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A pragmatic approach to ethical research collaboration with Indigenous communities: A case study with the Penan people of Long Lamai, Malaysia

Michael Dunaway, Shorna Allred, Amy Kuo Somchanhmavong, Tariq Zaman

2023 Malaysia, Asia

A pragmatic approach to ethical research collaboration with Indigenous communities: A case study with the Penan people of Long Lamai, Malaysia

It is paramount that research relevant to Indigenous communities be conducted in partnership with them through free and prior informed consent. Historically, much research was extractive in nature, performed without Indigenous community consent, and often applied a deficit-framing. Some academic professional societies have developed guidelines for ethically conducting research with Indigenous communities to avoid these unethical practices. However, missing from these ethical research declarations are the specifics on research implementation or how research can be enriched through an ethical research approach. In 2010, the Association of American Geographers’ (AAG, now known as the American Association of Geographers) Indigenous Peoples Specialty Group (IPSG) wrote a Declaration of Key Questions About Research Ethics with Indigenous Communities outlining several questions that researchers should ask themselves when collaborating with Indigenous communities. We selected the AAG’s ethical principles for this study as it was one of the first environmentally oriented professional societies to make such a declaration. It is also among the world’s largest professional societies with over 10,000 members across 100 countries, with nearly upward of 7000 in attendance at its annual conference. The IPSG’s Declaration organizes their key questions around several elements: (1) Formulating the Project, (2) Identities of the Researchers, (3) Partnerships, (4) Benefits, (5) Findings, and (6) Deepening Relationships. This article discusses how each of the elements in the IPSG’s Declaration can be addressed for a wide range of research projects, providing specific examples from the Global Citizenship and Sustainability (GCS) program, a community-based partnership between Cornell University, the Institute of Social Informatics and Technological Innovations at the Universiti Malaysia Sarawak, and Penan village leaders in Long Lamai, Malaysia. This article argues that GCS’ research was enhanced through a non- extractive, community-based, and collaborative research mindset and further describes questions based on the IPSG’s Declaration that researchers can ask themselves throughout their research processes. This article serves as a foundation for researchers collaborating with Indigenous communities to think about their research to give agency to those communities while conducting innovative research. This article has been written in consultation with a community-chosen representative of Long Lamai, Borneo.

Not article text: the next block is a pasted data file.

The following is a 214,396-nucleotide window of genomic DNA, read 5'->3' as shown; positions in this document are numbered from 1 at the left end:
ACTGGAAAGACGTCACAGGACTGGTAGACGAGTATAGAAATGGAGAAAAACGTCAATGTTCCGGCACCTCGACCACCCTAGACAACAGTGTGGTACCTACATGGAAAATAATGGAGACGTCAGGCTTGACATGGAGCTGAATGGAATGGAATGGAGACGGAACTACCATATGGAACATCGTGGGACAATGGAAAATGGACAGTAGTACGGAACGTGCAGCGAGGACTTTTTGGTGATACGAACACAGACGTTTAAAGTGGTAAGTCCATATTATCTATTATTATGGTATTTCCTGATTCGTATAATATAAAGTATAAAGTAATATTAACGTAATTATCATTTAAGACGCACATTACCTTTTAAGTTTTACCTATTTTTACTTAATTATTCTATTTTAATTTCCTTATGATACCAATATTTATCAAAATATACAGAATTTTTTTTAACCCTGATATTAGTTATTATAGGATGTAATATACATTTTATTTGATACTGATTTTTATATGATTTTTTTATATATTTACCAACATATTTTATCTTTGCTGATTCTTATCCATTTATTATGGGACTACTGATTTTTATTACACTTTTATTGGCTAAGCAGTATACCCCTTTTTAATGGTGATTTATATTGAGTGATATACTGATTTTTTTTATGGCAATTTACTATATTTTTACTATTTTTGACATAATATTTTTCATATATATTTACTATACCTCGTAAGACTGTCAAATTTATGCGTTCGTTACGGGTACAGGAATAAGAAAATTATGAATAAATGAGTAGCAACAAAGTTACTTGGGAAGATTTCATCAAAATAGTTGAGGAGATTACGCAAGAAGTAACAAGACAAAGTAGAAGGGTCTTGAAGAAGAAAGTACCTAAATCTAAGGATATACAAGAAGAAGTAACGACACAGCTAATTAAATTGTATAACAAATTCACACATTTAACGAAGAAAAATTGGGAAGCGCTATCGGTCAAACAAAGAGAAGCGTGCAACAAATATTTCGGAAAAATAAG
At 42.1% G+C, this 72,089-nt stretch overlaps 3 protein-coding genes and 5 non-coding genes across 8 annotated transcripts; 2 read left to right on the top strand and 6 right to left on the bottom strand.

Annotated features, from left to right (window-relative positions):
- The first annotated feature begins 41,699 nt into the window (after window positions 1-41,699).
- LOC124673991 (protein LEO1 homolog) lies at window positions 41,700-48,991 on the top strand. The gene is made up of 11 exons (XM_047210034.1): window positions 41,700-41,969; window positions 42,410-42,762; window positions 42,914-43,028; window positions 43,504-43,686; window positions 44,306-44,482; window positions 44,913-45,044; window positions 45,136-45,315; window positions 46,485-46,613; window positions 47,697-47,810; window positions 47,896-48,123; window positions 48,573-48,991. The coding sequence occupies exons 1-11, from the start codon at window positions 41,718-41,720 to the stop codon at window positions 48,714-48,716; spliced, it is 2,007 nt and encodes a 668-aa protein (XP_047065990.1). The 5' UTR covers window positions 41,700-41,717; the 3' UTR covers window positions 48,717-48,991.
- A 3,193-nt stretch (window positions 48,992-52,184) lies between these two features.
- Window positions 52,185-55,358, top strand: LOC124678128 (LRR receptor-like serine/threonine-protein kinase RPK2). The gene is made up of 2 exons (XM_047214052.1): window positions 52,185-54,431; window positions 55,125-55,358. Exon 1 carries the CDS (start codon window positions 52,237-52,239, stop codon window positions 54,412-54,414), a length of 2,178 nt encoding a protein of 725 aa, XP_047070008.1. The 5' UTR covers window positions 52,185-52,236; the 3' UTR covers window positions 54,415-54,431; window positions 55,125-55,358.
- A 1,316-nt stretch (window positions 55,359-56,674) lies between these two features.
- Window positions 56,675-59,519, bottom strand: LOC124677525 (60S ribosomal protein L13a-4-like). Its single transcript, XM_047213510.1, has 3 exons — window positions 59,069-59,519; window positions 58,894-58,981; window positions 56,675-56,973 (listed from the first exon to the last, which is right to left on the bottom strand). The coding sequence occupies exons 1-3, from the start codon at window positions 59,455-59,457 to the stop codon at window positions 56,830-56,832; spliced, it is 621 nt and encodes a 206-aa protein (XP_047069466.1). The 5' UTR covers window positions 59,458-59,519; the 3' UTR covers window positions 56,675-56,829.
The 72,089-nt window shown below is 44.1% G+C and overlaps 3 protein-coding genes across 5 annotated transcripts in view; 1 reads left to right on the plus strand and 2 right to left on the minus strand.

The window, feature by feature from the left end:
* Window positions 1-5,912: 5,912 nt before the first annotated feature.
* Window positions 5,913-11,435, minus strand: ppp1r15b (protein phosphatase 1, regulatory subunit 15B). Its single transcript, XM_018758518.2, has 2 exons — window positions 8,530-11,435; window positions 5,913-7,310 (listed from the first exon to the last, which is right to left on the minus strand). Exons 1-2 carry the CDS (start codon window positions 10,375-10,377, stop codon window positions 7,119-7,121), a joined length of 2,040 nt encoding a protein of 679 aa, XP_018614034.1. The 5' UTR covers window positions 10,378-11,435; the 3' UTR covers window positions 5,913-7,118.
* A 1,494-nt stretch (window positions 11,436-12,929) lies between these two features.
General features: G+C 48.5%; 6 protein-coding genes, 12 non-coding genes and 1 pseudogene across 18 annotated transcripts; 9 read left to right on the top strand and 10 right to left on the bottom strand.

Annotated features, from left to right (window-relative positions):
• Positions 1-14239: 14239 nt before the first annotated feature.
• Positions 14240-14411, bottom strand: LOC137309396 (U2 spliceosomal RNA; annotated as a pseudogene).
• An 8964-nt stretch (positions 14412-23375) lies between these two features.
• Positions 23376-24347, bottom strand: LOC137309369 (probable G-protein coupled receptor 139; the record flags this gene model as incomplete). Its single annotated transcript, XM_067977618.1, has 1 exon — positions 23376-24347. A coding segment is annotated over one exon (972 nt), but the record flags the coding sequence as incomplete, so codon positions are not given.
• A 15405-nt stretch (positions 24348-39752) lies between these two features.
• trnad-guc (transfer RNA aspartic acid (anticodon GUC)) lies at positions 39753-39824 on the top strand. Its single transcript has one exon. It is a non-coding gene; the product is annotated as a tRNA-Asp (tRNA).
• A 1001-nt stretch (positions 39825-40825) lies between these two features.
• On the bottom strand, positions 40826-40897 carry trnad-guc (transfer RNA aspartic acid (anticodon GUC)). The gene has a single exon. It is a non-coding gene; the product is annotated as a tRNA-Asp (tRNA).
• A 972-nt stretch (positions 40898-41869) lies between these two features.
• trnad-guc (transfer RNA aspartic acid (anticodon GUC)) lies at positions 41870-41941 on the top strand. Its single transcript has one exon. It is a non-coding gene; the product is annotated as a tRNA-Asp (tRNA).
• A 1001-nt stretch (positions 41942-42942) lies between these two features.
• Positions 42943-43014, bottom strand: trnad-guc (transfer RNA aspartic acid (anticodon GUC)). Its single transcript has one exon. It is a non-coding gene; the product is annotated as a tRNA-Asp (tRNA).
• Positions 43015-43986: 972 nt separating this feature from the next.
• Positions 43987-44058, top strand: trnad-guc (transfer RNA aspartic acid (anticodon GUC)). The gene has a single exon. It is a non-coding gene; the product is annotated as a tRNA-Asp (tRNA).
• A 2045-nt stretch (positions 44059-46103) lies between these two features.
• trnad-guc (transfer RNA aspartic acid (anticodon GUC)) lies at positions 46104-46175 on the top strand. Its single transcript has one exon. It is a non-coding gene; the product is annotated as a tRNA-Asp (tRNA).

Indigenous methodologies, service-learning, community-based research, participatory action research, research ethics, Indigenous issues